2020 and Beyond: Strong digital components will create emotions.
The trend of designing attractions that offer immersive experiences—with a strong digital component—looks to continue. These immersive experiences are achieved by creating highly interactive attractions in which the family feels involved through the implementation of digital technology, effective storytelling, and the use of sensory effects that stir emotions.
Experiences Over Things
Cynthia Sharpe | Principal, Cultural Attractions and Research | Thinkwell Group | Los Angeles, California, United States
2015 Vision: Boutique experiences, like escape rooms, will grow.
2020 and Beyond: A desire for experiences over things.
Boutique experiences have certainly been a thing in the past five years. Pop-ups, haunts, small immersive theater performances, itty-bitty themed cocktail bars—this desire for meaningful experiences over things will continue to shape even larger attractions.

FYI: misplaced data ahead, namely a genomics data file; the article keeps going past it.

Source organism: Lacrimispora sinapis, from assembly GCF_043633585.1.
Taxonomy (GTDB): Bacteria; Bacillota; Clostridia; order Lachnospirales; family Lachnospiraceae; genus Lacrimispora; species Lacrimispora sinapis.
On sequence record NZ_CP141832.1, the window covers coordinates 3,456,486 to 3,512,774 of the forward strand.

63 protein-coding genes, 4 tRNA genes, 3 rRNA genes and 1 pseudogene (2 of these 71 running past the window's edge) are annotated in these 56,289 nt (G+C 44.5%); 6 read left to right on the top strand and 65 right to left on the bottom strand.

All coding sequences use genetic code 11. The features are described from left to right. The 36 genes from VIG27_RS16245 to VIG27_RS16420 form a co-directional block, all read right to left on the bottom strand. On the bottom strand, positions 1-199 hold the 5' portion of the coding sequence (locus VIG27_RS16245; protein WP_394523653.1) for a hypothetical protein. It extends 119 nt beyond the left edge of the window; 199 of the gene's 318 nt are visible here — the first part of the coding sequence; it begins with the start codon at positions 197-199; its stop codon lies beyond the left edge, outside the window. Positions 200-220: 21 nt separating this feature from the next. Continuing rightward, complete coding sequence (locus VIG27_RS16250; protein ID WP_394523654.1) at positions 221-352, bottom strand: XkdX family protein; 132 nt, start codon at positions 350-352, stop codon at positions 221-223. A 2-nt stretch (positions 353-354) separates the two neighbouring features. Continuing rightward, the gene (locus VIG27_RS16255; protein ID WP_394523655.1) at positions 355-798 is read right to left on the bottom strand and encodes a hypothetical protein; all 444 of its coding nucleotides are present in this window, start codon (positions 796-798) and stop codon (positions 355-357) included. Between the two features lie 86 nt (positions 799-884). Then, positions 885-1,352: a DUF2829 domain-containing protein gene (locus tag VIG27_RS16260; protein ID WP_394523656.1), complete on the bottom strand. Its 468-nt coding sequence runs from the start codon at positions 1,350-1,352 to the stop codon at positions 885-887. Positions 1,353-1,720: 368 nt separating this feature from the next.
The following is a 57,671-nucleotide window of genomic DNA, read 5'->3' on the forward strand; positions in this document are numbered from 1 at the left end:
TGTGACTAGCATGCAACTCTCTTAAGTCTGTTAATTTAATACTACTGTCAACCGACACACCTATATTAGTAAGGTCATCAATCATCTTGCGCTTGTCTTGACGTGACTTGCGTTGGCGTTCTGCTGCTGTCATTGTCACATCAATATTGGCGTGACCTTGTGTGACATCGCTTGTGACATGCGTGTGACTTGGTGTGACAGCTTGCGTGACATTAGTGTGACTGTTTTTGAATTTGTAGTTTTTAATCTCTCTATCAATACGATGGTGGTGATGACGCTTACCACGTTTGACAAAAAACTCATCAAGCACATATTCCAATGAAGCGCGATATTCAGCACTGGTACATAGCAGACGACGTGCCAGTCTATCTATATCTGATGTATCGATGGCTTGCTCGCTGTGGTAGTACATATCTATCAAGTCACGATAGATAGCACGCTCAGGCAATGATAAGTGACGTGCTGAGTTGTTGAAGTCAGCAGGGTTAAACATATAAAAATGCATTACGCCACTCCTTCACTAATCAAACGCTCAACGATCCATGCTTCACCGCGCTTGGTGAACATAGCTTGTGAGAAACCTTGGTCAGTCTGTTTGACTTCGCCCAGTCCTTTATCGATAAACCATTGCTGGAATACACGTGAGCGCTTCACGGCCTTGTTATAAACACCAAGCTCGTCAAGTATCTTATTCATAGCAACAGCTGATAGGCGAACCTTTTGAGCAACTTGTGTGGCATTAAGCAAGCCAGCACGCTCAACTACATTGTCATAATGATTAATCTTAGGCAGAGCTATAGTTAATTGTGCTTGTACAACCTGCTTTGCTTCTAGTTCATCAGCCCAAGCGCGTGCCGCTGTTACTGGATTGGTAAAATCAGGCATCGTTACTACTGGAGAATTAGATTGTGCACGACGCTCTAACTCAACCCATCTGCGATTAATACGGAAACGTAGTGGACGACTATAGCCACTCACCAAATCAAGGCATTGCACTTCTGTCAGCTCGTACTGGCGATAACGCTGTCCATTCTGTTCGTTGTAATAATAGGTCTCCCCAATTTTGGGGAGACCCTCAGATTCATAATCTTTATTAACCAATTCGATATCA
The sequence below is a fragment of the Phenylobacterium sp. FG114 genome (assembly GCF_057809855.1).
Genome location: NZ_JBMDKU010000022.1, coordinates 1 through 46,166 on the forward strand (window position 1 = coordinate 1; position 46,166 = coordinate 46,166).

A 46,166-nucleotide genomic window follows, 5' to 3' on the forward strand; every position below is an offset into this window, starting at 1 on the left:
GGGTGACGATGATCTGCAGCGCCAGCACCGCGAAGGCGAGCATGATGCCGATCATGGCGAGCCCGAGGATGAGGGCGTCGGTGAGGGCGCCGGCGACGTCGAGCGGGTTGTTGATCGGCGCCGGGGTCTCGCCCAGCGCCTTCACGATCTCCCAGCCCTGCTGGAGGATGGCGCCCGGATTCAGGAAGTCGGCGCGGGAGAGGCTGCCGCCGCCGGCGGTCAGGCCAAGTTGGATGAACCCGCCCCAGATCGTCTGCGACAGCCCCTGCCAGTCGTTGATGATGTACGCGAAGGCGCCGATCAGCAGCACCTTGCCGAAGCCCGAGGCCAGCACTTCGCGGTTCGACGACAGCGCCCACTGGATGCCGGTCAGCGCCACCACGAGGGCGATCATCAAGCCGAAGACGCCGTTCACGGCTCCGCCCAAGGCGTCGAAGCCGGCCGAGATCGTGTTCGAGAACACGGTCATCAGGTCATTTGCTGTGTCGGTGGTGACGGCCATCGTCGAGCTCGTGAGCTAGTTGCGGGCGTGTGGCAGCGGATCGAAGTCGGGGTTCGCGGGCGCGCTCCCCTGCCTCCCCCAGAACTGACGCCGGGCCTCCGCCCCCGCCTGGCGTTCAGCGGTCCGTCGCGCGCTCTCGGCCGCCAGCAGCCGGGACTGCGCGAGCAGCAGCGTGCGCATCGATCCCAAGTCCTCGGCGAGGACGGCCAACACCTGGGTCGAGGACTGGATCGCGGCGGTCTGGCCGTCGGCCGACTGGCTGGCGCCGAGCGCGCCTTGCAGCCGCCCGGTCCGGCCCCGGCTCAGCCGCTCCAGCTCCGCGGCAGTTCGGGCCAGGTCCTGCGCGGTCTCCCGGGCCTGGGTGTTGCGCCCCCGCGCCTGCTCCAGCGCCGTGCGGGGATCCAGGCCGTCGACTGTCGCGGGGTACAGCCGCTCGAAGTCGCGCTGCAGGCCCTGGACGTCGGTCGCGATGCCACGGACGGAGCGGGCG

Future of Tech and Safety
Anna Danau | Managing Director | Hospitality Intelligence | Ho Chi Minh City, Vietnam
I don’t think technology means robots are running rides in the future. The attractions industry will continue to be people-driven, with technology giving us greater tools in the years ahead. Using sensor technology will further enhance and secure rides. Ensuring these rides receive proper maintenance will be aided by digital checklists. Soon these tools will become more compact, less obtrusive, and be the standard, accessible to all attractions.
Awaiting the Next Social Media Craze
Gabriela Cortés | Optimization Manager | Six Flags Mexico and Hurricane Harbor Oaxtepec | Mexico City, Mexico